Today's photos come from the Pontine Islands in the region of Lazio. The archipelago consists of six islands with the largest and most popular being Ponza. This is a favourite weekend getaway for Romans (just to be clear, they don't come marching down from the capital carrying long shields and wearing plumed helmets) who come to enjoy Ponza's beaches and azure waters.
It's just a short distance south of Rome to the ferry ports of Anzio, San Felice Circeo, Terracina and Formia from where you can cross to Ponza. The fastest crossing is by hydrofoil from San Felice Circeo with a journey time of one hour, although these crossings are only available between April and September. You can though, reach Ponza all year round from the port of Formia which is further south towards Naples.
Of the six islands, the only other one that's permanently inhabited is Ventotene which lies between Ponza and the island of Ischia. Ventotene can be reached from either of those two islands or from Naples Mergellina port. Ventotene is considerably smaller than Ponza and its tight confines saw it used as a VIP prison back in Roman times when celebrity inmates of the day included two relatives of the Emperor Augustus: no less than his daughter, Julia the Elder and his granddaughter Agrippina the Elder. If you think that simply removing "the elder" from your name would spare you the same punishment then you'd be wrong, as Agrippina's daughter Julia Livilla was also exiled here. In the Emperor's favour you can at least absolve him of any form of nepotism!
Ventotene isn't all that bad a place that you'd feel it a punishment to be there; it's got some nice beaches that share that thread of clear blue water with Ponza, and a charming port with a town to match. It does though face the island of Santo Stefano which was a penal colony in recent times. In fact, it's Santo Stefano's abandoned prison that is the main attraction on the uninhabited island.
From Ponza it's quite simple to access the three remaining islands of the archipelago. You can either hire a boat or take an excursion across to Palmarola with its jagged rocks and shallow waters that are ideal for swimming, while the tiny island of Gavi is little more than a large rock.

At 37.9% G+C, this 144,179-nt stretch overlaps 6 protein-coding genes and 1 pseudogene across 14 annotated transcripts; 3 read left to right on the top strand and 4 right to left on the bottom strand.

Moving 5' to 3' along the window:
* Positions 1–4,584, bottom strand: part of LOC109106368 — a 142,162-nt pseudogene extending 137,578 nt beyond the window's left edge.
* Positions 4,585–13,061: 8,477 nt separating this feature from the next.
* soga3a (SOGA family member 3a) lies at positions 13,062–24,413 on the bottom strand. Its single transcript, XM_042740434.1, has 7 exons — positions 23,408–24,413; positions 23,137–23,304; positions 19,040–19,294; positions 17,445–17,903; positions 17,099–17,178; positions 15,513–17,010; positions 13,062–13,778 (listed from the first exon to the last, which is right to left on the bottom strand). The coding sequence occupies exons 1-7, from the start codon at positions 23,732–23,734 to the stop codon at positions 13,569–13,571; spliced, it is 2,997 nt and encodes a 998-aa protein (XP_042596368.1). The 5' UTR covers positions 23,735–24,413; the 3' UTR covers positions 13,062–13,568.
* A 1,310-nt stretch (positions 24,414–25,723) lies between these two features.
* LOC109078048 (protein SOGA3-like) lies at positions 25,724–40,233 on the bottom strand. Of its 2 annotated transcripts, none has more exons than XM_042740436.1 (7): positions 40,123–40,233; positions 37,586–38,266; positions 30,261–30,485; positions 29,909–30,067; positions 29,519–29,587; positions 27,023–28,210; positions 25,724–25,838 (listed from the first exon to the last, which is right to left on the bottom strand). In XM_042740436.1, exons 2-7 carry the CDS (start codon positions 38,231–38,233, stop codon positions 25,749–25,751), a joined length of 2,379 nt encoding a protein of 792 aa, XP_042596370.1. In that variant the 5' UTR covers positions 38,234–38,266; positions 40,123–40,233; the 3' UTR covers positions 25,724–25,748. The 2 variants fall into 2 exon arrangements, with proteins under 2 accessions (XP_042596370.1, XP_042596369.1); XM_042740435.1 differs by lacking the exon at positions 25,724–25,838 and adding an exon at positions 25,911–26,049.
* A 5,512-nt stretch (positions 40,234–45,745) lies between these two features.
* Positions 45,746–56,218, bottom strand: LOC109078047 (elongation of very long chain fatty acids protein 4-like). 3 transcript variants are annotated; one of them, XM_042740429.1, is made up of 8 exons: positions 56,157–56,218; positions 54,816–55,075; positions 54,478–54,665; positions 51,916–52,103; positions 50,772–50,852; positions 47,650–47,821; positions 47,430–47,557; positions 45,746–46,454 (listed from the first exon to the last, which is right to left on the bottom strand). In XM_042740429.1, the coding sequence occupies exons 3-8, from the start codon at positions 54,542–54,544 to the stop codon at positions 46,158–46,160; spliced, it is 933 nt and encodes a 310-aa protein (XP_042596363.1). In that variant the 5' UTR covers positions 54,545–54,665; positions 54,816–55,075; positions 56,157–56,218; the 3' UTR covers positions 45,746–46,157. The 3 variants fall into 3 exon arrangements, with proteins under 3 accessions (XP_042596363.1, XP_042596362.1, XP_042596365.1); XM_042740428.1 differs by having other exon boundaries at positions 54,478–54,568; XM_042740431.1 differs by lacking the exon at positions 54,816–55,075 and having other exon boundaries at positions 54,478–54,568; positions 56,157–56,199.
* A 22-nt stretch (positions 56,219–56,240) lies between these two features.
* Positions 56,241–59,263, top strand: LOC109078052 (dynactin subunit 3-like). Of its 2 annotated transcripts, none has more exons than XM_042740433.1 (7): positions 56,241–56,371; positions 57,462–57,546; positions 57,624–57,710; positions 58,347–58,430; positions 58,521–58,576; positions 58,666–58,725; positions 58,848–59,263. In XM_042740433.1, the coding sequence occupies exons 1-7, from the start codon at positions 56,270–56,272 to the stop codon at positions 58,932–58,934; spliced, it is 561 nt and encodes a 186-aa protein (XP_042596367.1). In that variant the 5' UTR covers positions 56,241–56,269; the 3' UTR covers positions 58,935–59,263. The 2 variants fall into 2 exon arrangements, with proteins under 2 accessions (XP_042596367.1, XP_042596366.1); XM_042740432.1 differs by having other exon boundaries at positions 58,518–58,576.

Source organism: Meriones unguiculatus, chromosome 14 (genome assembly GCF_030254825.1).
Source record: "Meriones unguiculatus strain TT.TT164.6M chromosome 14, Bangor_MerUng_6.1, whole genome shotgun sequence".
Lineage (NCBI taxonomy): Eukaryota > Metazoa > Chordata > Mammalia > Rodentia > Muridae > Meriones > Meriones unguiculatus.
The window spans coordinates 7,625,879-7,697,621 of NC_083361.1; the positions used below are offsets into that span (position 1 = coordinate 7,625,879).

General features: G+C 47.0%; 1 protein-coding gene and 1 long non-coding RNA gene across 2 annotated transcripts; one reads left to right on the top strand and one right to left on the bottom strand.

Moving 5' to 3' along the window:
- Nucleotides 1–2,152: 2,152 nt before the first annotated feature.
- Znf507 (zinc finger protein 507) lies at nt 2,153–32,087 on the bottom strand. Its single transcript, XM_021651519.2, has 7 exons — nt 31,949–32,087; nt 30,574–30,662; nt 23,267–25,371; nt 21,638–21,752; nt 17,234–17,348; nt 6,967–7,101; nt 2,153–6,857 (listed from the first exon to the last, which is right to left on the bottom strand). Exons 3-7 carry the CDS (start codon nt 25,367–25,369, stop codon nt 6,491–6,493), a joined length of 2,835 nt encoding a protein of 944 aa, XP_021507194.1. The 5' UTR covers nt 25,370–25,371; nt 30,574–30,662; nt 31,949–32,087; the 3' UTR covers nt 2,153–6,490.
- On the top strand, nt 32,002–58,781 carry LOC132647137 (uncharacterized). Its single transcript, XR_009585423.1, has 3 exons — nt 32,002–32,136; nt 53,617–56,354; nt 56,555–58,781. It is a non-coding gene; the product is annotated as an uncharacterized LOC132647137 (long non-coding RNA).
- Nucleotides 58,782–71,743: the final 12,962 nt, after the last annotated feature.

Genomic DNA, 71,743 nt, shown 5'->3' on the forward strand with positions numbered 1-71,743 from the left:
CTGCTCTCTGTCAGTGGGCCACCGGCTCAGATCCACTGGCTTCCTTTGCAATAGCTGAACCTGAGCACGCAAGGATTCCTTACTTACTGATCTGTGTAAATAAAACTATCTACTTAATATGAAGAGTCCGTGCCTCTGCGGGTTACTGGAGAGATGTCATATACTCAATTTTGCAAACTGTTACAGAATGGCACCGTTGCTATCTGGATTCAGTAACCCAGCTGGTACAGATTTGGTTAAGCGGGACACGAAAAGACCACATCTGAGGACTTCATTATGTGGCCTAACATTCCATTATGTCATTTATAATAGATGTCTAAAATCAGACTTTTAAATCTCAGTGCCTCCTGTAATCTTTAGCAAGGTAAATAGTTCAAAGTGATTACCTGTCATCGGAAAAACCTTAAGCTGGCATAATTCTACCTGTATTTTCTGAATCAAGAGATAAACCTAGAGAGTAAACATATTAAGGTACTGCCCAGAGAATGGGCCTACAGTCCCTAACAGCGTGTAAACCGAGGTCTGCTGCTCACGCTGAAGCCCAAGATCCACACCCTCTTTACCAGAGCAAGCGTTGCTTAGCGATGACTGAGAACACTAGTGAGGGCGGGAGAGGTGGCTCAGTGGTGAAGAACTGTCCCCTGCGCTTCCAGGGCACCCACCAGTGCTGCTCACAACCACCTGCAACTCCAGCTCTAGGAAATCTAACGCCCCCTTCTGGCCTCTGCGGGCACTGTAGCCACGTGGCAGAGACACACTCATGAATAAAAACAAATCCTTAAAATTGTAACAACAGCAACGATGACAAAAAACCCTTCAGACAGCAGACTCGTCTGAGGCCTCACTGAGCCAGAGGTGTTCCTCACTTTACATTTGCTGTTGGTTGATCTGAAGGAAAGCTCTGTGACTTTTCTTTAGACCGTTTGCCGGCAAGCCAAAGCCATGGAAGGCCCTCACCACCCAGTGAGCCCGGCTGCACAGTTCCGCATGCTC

A slightly larger rock is the final island of Zannone which has a unique place in history and modern Italian folklore. Although these days it's inhabited by no more than a small number of sheep, it was once the scene of parties for the rich and famous. The goings-on on Zannone were said to be quite raucous but it all ended in tragedy on 30th August 1970 when three dead bodies were found there. At the time, the island was rented by the Marquis Casati Stampa and his wife Anna who hosted the parties. The three dead bodies found were those of the couple and the suspected lover of Anna Fallarino, one Massimo Minorenti, in what appeared to be a double murder committed by the Marquis followed by his own suicide.
I can't very well end my blog on such a gruesome note so just try to think about the pretty beaches and natural beauty of the Pontine Islands rather than the dead bodies.
I will of course be back with more tomorrow; let's hope for fewer than 20,000 new Coronavirus cases later today and another step in the right direction.
My name is Dion Protani, founder of Italy Review. The Italy Review blog is designed to provide ideas and inspiration to visit places in Italy you might not have heard about, as well those you have.